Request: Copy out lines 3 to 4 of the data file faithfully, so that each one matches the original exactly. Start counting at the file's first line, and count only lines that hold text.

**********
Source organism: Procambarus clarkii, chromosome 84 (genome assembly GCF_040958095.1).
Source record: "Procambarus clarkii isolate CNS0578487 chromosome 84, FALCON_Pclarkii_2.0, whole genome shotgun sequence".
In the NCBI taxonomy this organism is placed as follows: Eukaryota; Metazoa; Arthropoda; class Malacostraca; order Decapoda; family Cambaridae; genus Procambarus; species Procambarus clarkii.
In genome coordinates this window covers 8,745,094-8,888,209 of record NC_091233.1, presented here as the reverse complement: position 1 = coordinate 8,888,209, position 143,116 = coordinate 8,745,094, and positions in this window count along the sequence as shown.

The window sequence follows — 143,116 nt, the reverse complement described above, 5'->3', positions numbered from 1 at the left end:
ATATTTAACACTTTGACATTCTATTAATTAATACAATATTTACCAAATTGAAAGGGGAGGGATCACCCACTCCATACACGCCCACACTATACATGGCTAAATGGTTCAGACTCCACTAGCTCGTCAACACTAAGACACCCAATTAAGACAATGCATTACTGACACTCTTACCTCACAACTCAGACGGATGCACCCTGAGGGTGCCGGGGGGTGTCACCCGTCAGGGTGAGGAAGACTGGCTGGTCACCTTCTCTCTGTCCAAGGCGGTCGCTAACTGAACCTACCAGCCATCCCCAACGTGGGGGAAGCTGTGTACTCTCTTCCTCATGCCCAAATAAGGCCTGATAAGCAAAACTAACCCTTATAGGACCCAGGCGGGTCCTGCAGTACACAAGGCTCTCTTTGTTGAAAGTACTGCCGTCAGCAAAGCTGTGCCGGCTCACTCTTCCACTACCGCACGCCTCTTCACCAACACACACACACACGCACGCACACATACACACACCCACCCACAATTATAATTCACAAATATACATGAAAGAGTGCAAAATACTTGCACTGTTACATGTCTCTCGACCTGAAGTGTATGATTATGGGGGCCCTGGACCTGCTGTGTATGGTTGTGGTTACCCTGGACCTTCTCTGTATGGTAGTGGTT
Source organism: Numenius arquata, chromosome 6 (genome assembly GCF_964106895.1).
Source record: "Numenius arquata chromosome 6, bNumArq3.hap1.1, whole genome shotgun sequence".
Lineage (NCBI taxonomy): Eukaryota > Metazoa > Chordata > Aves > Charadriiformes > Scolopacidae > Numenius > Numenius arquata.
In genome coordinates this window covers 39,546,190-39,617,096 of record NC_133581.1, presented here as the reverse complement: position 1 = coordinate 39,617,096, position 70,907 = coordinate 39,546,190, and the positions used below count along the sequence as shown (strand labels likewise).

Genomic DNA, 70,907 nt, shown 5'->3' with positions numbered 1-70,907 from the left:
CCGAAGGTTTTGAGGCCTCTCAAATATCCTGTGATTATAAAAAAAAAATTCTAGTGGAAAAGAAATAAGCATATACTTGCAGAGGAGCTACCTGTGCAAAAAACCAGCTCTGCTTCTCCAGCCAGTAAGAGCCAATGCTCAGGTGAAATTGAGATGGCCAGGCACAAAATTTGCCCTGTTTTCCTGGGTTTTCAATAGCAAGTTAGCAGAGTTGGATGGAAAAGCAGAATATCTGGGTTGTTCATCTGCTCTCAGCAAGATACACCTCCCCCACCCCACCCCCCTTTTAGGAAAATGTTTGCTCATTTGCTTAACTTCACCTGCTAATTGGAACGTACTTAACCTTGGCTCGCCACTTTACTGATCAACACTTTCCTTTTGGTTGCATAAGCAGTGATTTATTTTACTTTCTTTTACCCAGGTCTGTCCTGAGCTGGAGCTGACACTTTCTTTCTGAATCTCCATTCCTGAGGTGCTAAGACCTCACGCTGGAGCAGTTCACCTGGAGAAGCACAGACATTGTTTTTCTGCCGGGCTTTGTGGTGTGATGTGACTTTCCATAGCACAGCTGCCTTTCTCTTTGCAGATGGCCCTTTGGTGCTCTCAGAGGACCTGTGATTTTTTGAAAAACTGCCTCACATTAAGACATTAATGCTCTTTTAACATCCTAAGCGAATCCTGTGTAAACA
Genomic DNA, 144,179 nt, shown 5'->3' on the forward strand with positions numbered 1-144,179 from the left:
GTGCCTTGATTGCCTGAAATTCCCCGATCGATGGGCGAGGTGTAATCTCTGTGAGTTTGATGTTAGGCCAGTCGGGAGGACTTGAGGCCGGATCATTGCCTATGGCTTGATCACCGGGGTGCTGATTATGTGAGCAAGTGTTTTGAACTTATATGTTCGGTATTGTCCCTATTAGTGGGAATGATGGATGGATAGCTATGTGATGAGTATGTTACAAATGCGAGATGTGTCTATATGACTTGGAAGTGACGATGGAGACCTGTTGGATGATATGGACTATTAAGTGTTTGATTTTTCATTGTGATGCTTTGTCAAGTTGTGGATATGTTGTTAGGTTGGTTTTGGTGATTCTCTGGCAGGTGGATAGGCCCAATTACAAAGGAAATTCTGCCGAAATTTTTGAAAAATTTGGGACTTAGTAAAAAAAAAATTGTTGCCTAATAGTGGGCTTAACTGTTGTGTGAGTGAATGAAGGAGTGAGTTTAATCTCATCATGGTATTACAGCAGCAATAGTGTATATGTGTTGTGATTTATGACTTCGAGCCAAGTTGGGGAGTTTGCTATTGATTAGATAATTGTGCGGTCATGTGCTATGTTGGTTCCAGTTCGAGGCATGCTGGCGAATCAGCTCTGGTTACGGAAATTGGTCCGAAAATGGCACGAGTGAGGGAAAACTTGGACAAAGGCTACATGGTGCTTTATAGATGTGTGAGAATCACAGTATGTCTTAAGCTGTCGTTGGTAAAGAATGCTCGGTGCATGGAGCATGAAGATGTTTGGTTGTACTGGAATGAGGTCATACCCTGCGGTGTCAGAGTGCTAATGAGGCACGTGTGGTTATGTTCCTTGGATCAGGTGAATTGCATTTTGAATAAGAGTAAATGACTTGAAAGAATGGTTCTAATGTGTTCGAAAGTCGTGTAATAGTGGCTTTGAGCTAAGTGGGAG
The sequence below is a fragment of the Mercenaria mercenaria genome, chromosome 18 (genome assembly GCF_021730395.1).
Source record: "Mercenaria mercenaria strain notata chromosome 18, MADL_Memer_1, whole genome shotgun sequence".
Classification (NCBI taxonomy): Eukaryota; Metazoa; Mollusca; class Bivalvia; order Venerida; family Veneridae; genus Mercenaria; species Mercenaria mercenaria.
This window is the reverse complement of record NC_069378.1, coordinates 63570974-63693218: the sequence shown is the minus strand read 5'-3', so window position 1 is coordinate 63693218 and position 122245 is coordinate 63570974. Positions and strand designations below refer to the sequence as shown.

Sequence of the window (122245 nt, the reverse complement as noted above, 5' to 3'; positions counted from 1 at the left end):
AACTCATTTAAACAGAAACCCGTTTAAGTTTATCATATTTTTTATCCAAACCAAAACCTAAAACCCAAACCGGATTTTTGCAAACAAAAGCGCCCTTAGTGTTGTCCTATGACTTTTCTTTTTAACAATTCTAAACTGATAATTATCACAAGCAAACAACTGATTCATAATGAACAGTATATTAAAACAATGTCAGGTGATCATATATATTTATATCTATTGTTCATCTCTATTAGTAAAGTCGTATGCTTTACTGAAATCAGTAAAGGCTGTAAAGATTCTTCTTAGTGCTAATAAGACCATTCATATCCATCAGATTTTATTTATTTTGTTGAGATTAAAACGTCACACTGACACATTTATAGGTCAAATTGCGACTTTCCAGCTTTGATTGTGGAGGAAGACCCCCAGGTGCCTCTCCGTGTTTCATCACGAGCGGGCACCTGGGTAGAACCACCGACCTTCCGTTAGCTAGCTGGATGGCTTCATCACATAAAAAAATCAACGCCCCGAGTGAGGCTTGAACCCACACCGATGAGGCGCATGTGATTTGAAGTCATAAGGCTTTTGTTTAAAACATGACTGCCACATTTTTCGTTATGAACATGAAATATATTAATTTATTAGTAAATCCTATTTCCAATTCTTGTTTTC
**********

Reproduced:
In the NCBI taxonomy this organism is placed as follows: Eukaryota; Metazoa; Arthropoda; class Malacostraca; order Decapoda; family Cambaridae; genus Procambarus; species Procambarus clarkii.
In genome coordinates this window covers 8,745,094-8,888,209 of record NC_091233.1, presented here as the reverse complement: position 1 = coordinate 8,888,209, position 143,116 = coordinate 8,745,094, and positions in this window count along the sequence as shown.